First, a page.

Japan Watchdog To Probe Mob Bank Loan Scandal
Japan's top three banks are to be investigated in the wake of a loans-to-mobsters scandal, the country's financial watchdog has revealed.
The Financial Services Agency (FSA) will look at the business dealings of scandal-hit major lender Mizuho, as well as rivals Mitsubishi UFJ and Sumitomo Mitsui Banking Corp, an agency spokesman said, without disclosing further details.
The widening investigation would probe a range of issues including the banks' risk management systems, Jiji Press news agency said.
The scandal has made headlines for weeks in Japanese media, and reportedly sparked a police investigation into corporate ties with organised crime.
The widening regulatory probe comes a day after a panel of lawyers hired by Mizuho to look into its links with organised crime said bank executives knew it was doing business with gangsters but failed to stop the practice.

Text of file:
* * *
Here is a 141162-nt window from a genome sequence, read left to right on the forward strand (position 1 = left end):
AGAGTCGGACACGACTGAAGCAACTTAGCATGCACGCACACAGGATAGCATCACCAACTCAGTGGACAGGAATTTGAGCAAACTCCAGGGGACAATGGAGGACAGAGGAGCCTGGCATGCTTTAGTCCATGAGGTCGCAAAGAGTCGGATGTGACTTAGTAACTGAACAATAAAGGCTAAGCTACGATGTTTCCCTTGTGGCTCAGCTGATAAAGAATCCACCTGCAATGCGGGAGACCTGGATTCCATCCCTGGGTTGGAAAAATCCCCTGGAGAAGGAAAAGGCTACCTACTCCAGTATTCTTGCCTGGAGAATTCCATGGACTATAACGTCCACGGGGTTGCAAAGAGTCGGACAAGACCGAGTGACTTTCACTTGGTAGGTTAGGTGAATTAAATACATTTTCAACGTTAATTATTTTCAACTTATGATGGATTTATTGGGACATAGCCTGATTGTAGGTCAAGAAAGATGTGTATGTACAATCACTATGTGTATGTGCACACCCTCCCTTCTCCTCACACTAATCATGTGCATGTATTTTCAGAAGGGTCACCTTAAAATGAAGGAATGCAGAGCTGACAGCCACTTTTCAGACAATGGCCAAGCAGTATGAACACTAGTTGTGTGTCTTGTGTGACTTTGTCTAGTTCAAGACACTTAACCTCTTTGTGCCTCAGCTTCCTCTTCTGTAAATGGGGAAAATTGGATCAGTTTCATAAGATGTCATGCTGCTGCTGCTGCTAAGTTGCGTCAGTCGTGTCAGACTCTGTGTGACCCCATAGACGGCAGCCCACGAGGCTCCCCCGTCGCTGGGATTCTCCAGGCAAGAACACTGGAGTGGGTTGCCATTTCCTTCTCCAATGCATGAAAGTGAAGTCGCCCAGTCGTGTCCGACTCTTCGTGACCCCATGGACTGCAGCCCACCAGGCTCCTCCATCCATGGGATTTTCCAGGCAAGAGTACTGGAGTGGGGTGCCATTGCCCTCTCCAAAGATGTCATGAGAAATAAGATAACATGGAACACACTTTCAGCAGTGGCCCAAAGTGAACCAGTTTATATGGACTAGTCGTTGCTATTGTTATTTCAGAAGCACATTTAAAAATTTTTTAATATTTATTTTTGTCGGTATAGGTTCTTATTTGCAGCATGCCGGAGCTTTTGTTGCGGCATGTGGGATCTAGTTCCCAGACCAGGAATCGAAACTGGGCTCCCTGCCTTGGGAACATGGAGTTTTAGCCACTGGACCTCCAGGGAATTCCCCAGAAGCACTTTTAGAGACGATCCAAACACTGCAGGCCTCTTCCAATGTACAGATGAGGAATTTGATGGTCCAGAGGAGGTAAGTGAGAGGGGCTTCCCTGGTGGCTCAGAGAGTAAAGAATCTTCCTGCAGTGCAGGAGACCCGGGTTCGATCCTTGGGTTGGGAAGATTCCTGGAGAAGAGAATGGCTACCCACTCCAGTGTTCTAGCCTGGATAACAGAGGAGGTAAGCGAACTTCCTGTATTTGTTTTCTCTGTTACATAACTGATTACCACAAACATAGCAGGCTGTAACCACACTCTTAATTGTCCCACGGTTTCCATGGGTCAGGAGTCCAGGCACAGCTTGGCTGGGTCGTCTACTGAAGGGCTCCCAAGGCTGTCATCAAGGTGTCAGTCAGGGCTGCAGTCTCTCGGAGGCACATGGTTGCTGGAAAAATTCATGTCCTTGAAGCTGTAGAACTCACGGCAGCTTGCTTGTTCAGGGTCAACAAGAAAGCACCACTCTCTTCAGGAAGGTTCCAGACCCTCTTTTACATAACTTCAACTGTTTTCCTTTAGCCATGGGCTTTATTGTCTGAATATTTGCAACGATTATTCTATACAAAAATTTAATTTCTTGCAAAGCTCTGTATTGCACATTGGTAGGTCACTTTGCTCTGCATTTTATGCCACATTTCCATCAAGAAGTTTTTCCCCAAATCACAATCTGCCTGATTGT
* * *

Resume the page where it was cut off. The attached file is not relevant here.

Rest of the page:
"Many officials and board members were aware of, or were in a position to be aware of, the issue," said the panel's 100-page report.
"However they failed to recognise it as a problem, believing that the compliance division ... was taking care of it."
Mizuho has been under fire since it emerged last month that it processed hundreds of loans worth about $2m (£1.2m) for the country's notorious yakuza crime syndicates, which are involved in activities ranging from prostitution and drugs to extortion and corporate crime.
Finance minister Taro Aso called the Mizuho transactions a "huge problem", and said the bank's initial - and incorrect - claims to regulators that executives knew nothing about the loans was "the worst thing a bank can do".
Mr Aso also appeared to take aim at the FSA, saying that "we have to improve what we are supposed to be doing", following questions about the watchdog's handling of the high-profile case.
Mizuho has submitted its own report to regulators and said that 54 former and current executives will be punished, including chairman Takashi Tsukamoto who is to step down from his post but stay on as head of the parent company.
The yakuza gangs, which themselves are not illegal, have historically been tolerated by the authorities, although there are periodic clampdowns on some of their less savoury activities.